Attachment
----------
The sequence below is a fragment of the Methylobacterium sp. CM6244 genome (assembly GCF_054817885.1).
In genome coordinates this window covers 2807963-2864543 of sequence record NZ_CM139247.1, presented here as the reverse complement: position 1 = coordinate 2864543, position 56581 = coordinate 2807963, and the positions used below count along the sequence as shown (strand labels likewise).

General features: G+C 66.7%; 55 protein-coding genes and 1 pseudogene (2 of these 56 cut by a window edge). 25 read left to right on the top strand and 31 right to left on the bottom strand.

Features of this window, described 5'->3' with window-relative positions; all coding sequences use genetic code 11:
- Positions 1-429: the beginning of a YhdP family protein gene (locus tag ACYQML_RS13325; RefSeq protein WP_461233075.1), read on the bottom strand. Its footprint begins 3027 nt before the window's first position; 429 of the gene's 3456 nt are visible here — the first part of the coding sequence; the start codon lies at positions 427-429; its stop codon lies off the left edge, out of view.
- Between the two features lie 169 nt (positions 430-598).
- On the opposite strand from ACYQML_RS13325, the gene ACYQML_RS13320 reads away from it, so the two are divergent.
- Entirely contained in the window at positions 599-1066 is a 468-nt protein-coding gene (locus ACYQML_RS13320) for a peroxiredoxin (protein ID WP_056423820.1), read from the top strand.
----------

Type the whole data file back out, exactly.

The sequence below is a fragment of the Methylobacterium sp. CM6244 genome (assembly GCF_054817885.1).
In genome coordinates this window covers 2807963-2864543 of sequence record NZ_CM139247.1, presented here as the reverse complement: position 1 = coordinate 2864543, position 56581 = coordinate 2807963, and the positions used below count along the sequence as shown (strand labels likewise).

General features: G+C 66.7%; 55 protein-coding genes and 1 pseudogene (2 of these 56 cut by a window edge). 25 read left to right on the top strand and 31 right to left on the bottom strand.

Features of this window, described 5'->3' with window-relative positions; all coding sequences use genetic code 11:
- Positions 1-429: the beginning of a YhdP family protein gene (locus tag ACYQML_RS13325; RefSeq protein WP_461233075.1), read on the bottom strand. Its footprint begins 3027 nt before the window's first position; 429 of the gene's 3456 nt are visible here — the first part of the coding sequence; the start codon lies at positions 427-429; its stop codon lies off the left edge, out of view.
- Between the two features lie 169 nt (positions 430-598).
- On the opposite strand from ACYQML_RS13325, the gene ACYQML_RS13320 reads away from it, so the two are divergent.
- Entirely contained in the window at positions 599-1066 is a 468-nt protein-coding gene (locus ACYQML_RS13320) for a peroxiredoxin (protein ID WP_056423820.1), read from the top strand.